Contemplating the infinite at Adler Planetarium

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Go to Adler Planetarium if you're feeling big in your britches, a little prideful about our species' role in things.

In Chicago's lakefront astronomy museum, there's no escaping what a little grain of sand on an enormous beach we are.

Video presentations take visitors on voyages to some of the billions of other galaxies. The information surrounding a scale-model Earth reminds us what a happy accident it is that our planet can sustain life.

Even Adler's layout, including a deep-basement theater, semicircular exhibit galleries and a nowheresville "Mid Level," conspires to teach visitors that it's hard to be master of one smallish museum, never mind of the universe itself.

It is ironic, then, that of the three institutions on Chicago's Museum Campus, Adler is the little guy, drawing fewer than 500,000 visitors annually, while the Field Museum tops 1 million and Shedd Aquarium 2 million.

Shedd takes on Earth's aquatic life, and Field its natural history. Adler handles merely the cosmos. You know, the place that is immeasurably, mind-numbingly vast, progenitor of such fundamental contemporary questions as what is dark matter and how did the universe begin?

In the middle of all this cosmological import is Grainger Sky Theater, the central dome that pokes up out of the classic 1930 main building. A star in its own right, the theater was retrofitted in 2011 with sound and video systems that have made it the envy of any theater or planetarium in the world.

It doesn't use 3-D technology, but thanks to an array of 20 high-grade digital projectors working in concert, images projected on the interior of the Grainger's 71-foot-diameter dome are so alive that the moon comes at you like a physical object, and seeing the sun's surface in vivid, festering close-up makes the room feel hotter. As I wrote in reviewing the first show in the rehabbed space, there are times when your eyes and your mouth compete to be open wider.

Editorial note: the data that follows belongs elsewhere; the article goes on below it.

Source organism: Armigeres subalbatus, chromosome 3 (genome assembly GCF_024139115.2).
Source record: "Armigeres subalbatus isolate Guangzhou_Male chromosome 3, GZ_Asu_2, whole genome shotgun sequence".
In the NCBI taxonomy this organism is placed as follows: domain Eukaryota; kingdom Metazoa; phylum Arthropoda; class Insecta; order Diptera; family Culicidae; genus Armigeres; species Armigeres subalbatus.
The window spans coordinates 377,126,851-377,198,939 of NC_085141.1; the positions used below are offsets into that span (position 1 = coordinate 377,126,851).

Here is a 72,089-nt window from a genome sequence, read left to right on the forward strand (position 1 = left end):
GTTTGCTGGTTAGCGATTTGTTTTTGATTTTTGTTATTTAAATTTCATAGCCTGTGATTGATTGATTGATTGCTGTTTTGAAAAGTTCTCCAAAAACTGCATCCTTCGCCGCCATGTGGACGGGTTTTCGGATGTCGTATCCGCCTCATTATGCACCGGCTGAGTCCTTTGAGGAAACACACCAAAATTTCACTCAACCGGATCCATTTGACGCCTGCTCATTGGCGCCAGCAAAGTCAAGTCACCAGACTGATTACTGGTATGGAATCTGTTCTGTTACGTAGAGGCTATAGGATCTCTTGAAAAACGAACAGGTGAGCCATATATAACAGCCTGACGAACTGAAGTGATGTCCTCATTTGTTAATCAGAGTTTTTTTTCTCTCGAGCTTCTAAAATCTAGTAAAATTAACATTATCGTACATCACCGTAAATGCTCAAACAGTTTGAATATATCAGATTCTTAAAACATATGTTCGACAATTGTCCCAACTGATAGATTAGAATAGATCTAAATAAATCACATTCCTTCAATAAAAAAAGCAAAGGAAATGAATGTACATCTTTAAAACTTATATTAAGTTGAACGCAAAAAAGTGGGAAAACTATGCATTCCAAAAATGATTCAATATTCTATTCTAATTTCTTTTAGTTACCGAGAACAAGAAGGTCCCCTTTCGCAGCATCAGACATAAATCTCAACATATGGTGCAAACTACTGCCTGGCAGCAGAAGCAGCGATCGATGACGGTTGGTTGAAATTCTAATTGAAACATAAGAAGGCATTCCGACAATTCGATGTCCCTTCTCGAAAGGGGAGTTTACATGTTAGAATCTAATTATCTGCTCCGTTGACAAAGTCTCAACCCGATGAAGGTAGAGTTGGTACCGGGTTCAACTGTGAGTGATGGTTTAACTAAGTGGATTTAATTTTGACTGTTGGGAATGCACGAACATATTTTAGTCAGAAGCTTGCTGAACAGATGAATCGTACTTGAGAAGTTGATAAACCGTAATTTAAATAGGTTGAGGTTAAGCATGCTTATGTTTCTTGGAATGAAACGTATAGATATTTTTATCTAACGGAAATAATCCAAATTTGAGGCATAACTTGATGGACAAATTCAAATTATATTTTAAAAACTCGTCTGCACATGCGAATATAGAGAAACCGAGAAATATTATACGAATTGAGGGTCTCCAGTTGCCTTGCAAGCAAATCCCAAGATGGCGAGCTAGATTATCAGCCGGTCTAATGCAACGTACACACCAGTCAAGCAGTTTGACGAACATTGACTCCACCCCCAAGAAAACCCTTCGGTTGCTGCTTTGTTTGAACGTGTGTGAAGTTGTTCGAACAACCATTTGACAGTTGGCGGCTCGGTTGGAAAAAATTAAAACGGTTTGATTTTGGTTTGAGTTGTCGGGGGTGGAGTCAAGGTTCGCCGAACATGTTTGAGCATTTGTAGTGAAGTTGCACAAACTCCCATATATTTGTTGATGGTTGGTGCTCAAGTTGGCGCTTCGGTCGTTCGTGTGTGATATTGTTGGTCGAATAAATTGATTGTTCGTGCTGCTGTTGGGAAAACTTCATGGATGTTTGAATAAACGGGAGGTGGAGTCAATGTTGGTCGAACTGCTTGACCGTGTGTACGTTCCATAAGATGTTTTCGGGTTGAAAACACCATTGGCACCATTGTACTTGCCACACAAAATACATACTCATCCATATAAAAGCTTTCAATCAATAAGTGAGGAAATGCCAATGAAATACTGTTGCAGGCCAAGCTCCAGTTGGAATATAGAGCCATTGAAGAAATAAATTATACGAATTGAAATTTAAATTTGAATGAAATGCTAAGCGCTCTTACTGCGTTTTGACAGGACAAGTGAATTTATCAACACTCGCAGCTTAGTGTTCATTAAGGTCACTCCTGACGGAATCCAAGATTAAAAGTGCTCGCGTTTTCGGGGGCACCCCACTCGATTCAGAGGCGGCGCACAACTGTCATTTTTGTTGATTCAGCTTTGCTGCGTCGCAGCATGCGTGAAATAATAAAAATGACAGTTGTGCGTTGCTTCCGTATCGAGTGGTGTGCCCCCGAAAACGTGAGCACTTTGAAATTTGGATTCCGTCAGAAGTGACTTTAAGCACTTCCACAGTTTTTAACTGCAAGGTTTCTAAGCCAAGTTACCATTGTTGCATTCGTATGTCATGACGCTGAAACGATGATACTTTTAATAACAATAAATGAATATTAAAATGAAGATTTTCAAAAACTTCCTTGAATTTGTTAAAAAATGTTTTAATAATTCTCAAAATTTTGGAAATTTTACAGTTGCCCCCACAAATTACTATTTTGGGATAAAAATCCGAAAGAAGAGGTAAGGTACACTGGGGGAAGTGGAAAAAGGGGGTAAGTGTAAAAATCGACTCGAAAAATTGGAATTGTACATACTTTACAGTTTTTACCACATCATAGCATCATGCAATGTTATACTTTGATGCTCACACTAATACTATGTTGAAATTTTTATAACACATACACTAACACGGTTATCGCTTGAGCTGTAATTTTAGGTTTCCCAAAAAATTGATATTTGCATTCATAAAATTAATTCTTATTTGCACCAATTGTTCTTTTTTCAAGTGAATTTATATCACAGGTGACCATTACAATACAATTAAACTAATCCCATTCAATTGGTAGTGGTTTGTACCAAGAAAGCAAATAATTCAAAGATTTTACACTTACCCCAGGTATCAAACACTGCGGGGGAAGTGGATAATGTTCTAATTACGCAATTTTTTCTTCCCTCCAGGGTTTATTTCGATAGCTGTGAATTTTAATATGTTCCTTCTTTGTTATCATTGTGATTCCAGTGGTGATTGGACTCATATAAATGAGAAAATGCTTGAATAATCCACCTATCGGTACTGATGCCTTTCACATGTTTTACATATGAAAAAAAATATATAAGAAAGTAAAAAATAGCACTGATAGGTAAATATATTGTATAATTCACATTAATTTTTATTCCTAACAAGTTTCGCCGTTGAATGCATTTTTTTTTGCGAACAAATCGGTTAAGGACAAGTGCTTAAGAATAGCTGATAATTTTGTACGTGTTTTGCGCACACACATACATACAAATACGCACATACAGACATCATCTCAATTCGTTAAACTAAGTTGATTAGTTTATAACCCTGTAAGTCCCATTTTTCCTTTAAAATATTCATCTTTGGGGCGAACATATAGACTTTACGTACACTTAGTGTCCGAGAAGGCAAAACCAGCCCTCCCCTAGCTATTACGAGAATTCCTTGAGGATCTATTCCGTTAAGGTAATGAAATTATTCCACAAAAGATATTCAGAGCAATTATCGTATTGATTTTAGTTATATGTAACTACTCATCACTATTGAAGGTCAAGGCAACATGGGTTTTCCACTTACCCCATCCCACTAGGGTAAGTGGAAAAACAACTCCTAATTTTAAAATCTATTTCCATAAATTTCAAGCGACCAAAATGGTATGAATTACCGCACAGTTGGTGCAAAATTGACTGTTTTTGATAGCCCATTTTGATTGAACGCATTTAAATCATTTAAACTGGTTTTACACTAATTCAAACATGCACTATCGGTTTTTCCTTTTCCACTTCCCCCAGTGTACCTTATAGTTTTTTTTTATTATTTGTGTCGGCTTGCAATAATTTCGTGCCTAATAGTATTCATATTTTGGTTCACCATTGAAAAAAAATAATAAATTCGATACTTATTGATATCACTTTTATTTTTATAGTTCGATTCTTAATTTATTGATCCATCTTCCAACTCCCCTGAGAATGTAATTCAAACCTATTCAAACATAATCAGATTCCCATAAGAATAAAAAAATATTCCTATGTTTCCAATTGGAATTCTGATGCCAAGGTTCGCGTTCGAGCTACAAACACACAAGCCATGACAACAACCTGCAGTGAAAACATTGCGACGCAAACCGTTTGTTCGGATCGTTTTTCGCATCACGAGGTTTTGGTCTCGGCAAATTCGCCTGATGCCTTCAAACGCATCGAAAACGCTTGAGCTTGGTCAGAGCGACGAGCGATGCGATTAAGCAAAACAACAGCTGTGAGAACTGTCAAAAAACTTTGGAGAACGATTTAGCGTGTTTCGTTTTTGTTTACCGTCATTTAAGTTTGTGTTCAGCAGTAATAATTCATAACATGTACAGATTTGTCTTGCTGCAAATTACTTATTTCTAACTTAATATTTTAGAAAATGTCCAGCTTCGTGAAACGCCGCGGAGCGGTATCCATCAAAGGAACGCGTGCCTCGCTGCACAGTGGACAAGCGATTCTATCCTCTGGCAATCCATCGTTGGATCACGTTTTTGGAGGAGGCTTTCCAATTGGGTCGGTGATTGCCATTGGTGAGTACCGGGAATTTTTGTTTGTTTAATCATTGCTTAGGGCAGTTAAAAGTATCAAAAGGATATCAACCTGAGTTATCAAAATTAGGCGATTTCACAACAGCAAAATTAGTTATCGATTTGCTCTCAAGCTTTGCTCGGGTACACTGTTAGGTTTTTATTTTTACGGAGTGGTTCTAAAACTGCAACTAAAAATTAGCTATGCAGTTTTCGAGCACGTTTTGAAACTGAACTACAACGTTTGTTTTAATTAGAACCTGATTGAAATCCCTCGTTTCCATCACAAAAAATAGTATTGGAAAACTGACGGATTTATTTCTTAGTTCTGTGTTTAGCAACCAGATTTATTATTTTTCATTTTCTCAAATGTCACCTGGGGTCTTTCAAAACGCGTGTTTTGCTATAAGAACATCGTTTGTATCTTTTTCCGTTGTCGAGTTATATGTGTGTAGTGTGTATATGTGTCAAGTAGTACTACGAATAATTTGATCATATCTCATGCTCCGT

The planetarium offers the choice of two Grainger shows at any one time, keeping them fresh by rotating in a new one every year. Be sure to see at least one of them for the combination of contemporary science, cutting-edge intergalactic imagery and just plain wow factor.

There are two other theaters too. Where the film presentations at most museums steal time that could be devoted to browsing the galleries, Adler video — images brought back from deep and distant space and prepared for public display by the planetarium's own Space Visualization Laboratory — are essential.

"Our calling card is to see a show," longtime President Paul Knappenberger said in 2011.

"Night Sky Live!" — in Adler's second domed theater, the Definiti — has a live narrator give visitors a crisp demonstration of stars, planets and constellations that can be seen locally at night, even through Chicago's scrim of light pollution.

And "Welcome to the Universe," in the 3-D Johnson Star Theater on the lowest level, made a repurposed show from the Grainger come to life again. If summer campers aren't using them, try watching from the beanbag chairs right up front.

When you're not seated in a theater, the planetarium — thank goodness — has ample signage to keep you from losing your way in a building that definitely does not follow the same grid system as Chicago's streets.

"Yeah, but then I think we turned around and went back in here," a mother was overheard saying to her son.

The original Adler, the first planetarium in the United States, was endowed by Sears, Roebuck executive Max Adler and is situated on some of the city's best real estate, a point that juts into Lake Michigan and looks west toward Grant Park and the Loop and north to Navy Pier.

Clad in polished brown granite, the 12-sided art moderne building (dodecagon, if you're scoring at home, one side for each sign of the zodiac) is an architectural gem, like the main Shedd Aquarium building visible just to the west along the shoreline.

And like Shedd, it was augmented in the 1990s by a big, glass-faced addition that greatly increased the institution's user-friendliness and usable space without stifling the vintage charm.

In Adler's case, architect Dirk Lohan's C-shaped skirt of a building, which added galleries and a lakeside restaurant, also allowed the museum to do away with the unfortunate result of previous additions. Those saw visitors enter via a subterranean hallway rather than getting in by going skyward, up the dramatic, steeply pitched front steps, as the original designer intended.

Adler's exhibition halls have been greatly reworked in recent years too. Below the Grainger, in the main building, there's a fine survey of "Astronomy in Culture" and a stunning collection of ancient telescopes, said to be among the world's finest. If you love astrolabes and diptych sundials, this is the place for you.

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